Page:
each team member just have the projects they are working on?
team member should have in their workspace all the base module
projects. They don't necessarily need the generated projects for
every module – some could be present as binary modules. Note that
if you want to do this, you will need a process to ensure that the
binary modules are updated regularly from the source projects.
also need to keep track of the dependencies between modules, which
can be complicated (particularly with web services). When deciding
which module to add new extensions to, trying to keep these
dependencies as simple as possible is a good aim.
dependencies should be avoided!
generate web services for ModuleB, ModuleAWSEJB is required in the
uses a code table which is defined in ModuleA
B uses an entity which is defined in ModuleA - in a containment, as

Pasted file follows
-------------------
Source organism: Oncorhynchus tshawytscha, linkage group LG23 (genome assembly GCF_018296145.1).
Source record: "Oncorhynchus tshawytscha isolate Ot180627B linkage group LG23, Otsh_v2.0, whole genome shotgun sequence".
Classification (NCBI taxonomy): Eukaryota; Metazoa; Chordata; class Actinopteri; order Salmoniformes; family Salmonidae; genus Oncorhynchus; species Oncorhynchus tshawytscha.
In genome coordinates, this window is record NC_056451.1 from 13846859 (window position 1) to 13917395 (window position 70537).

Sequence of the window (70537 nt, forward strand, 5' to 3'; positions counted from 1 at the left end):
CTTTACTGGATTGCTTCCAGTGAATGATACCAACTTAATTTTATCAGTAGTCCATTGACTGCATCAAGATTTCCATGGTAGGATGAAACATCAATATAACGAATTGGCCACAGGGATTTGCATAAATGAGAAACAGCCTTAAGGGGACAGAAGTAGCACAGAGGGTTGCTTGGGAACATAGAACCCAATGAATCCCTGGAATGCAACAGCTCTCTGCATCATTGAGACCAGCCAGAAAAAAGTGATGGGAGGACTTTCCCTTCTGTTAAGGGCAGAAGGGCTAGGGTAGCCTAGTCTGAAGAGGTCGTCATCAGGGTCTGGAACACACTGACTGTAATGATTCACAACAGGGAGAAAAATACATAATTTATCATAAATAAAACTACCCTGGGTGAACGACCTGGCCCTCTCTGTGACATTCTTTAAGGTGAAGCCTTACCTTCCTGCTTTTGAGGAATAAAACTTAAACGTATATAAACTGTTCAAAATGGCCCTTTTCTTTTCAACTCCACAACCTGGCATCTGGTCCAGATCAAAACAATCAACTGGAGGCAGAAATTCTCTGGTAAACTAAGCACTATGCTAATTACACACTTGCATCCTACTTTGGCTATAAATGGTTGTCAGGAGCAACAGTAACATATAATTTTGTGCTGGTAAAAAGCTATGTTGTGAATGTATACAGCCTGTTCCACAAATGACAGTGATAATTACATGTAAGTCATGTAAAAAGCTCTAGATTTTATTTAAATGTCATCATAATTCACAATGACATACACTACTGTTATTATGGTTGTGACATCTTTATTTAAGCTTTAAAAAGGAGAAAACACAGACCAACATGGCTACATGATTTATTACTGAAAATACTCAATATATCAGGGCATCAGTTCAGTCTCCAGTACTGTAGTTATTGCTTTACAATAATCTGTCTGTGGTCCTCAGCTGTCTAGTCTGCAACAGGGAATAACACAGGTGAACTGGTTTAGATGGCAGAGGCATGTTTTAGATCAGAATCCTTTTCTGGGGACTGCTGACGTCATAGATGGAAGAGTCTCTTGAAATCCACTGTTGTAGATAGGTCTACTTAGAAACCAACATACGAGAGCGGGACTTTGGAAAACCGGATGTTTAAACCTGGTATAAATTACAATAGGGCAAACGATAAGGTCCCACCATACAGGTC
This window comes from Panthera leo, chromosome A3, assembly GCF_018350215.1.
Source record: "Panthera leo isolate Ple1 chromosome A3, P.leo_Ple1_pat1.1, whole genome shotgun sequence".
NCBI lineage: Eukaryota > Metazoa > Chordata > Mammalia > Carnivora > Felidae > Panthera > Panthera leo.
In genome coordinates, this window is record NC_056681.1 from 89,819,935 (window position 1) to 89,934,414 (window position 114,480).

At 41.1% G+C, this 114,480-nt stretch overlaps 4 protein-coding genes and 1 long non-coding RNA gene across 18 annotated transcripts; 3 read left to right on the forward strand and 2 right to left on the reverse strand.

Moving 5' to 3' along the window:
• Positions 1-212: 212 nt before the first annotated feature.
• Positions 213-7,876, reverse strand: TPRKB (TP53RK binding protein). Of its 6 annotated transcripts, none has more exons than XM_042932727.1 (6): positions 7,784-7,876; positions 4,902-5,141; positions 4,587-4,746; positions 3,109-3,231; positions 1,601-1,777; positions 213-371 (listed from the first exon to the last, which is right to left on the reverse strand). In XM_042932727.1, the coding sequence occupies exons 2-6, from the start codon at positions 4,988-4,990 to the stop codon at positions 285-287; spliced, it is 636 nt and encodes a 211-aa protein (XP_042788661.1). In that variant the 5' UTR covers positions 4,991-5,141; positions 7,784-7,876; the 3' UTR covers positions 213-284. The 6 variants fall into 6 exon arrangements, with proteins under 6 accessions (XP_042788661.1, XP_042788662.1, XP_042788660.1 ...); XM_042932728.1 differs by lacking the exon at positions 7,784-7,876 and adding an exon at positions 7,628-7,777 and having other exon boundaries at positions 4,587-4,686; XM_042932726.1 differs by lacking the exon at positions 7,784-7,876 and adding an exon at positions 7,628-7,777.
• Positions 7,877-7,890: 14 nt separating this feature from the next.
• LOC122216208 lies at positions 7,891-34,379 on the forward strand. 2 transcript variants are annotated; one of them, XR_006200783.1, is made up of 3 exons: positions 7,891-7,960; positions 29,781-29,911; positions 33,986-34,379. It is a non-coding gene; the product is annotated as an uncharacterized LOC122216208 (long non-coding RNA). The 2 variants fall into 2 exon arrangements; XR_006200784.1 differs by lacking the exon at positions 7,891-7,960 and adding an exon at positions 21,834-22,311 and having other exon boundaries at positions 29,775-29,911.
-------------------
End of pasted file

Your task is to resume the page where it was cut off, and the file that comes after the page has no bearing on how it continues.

a transaction request or response, or as a supertype.
project ModuleAWS_HTTPRouter is only needed in the workspace if you
are generating web service code for ModuleA – in which case, you
need all three of the ModuleAWS* projects.
ModuleA defines a data extension, and ModuleB defines another data
extension against the same out-of-the-box module (for example, one
extends Person and the other extends Address), then both the projects
ModuleAWS and ModuleBWS must be in the workspace when generating
code for either. Generally, I would recommend keeping all the data
extensions targeting the same out-of-the-box module in one module.
the project ModuleAWS is only needed in the workspace if you are
generating web service code for ModuleA.
your module defines subtypes, then the EJB projects for all of the
referenced supertypes must be in the workspace. I would recommend
keeping the complete subtype hierarchy in the same module (that is,
the root supertype and all its subtypes), as generating web services
is not supported otherwise.